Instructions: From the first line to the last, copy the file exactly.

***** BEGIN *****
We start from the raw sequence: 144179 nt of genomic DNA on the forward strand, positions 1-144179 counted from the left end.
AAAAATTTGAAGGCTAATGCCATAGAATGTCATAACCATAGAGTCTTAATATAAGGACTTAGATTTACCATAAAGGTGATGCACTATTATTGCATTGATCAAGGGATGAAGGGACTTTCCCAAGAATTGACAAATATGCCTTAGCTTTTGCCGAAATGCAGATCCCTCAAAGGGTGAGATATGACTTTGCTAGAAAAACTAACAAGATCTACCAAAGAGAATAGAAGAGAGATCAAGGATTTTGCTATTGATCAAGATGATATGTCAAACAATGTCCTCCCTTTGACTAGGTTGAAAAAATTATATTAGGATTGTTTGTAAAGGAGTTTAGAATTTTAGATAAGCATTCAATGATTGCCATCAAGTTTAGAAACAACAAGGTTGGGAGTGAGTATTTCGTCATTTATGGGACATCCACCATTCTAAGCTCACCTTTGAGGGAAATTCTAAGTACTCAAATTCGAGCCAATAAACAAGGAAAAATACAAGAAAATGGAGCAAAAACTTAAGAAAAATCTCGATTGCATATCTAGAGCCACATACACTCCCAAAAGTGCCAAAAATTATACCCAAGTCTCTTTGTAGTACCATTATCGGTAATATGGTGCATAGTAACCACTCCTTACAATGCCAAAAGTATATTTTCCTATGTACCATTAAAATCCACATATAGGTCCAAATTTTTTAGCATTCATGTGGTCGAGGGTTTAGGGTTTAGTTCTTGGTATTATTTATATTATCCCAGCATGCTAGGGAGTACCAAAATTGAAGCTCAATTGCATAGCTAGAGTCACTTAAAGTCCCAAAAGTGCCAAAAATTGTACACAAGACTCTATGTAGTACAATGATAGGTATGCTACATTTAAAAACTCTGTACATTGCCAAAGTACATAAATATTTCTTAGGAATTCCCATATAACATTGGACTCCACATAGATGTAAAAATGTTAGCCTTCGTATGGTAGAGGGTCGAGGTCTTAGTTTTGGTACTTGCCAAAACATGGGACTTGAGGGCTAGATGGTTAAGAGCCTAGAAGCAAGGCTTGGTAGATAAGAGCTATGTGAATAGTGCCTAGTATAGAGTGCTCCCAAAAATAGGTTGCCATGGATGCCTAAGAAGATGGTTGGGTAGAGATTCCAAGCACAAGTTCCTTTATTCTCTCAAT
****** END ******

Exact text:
We start from the raw sequence: 144179 nt of genomic DNA on the forward strand, positions 1-144179 counted from the left end.
AAAAATTTGAAGGCTAATGCCATAGAATGTCATAACCATAGAGTCTTAATATAAGGACTTAGATTTACCATAAAGGTGATGCACTATTATTGCATTGATCAAGGGATGAAGGGACTTTCCCAAGAATTGACAAATATGCCTTAGCTTTTGCCGAAATGCAGATCCCTCAAAGGGTGAGATATGACTTTGCTAGAAAAACTAACAAGATCTACCAAAGAGAATAGAAGAGAGATCAAGGATTTTGCTATTGATCAAGATGATATGTCAAACAATGTCCTCCCTTTGACTAGGTTGAAAAAATTATATTAGGATTGTTTGTAAAGGAGTTTAGAATTTTAGATAAGCATTCAATGATTGCCATCAAGTTTAGAAACAACAAGGTTGGGAGTGAGTATTTCGTCATTTATGGGACATCCACCATTCTAAGCTCACCTTTGAGGGAAATTCTAAGTACTCAAATTCGAGCCAATAAACAAGGAAAAATACAAGAAAATGGAGCAAAAACTTAAGAAAAATCTCGATTGCATATCTAGAGCCACATACACTCCCAAAAGTGCCAAAAATTATACCCAAGTCTCTTTGTAGTACCATTATCGGTAATATGGTGCATAGTAACCACTCCTTACAATGCCAAAAGTATATTTTCCTATGTACCATTAAAATCCACATATAGGTCCAAATTTTTTAGCATTCATGTGGTCGAGGGTTTAGGGTTTAGTTCTTGGTATTATTTATATTATCCCAGCATGCTAGGGAGTACCAAAATTGAAGCTCAATTGCATAGCTAGAGTCACTTAAAGTCCCAAAAGTGCCAAAAATTGTACACAAGACTCTATGTAGTACAATGATAGGTATGCTACATTTAAAAACTCTGTACATTGCCAAAGTACATAAATATTTCTTAGGAATTCCCATATAACATTGGACTCCACATAGATGTAAAAATGTTAGCCTTCGTATGGTAGAGGGTCGAGGTCTTAGTTTTGGTACTTGCCAAAACATGGGACTTGAGGGCTAGATGGTTAAGAGCCTAGAAGCAAGGCTTGGTAGATAAGAGCTATGTGAATAGTGCCTAGTATAGAGTGCTCCCAAAAATAGGTTGCCATGGATGCCTAAGAAGATGGTTGGGTAGAGATTCCAAGCACAAGTTCCTTTATTCTCTCAAT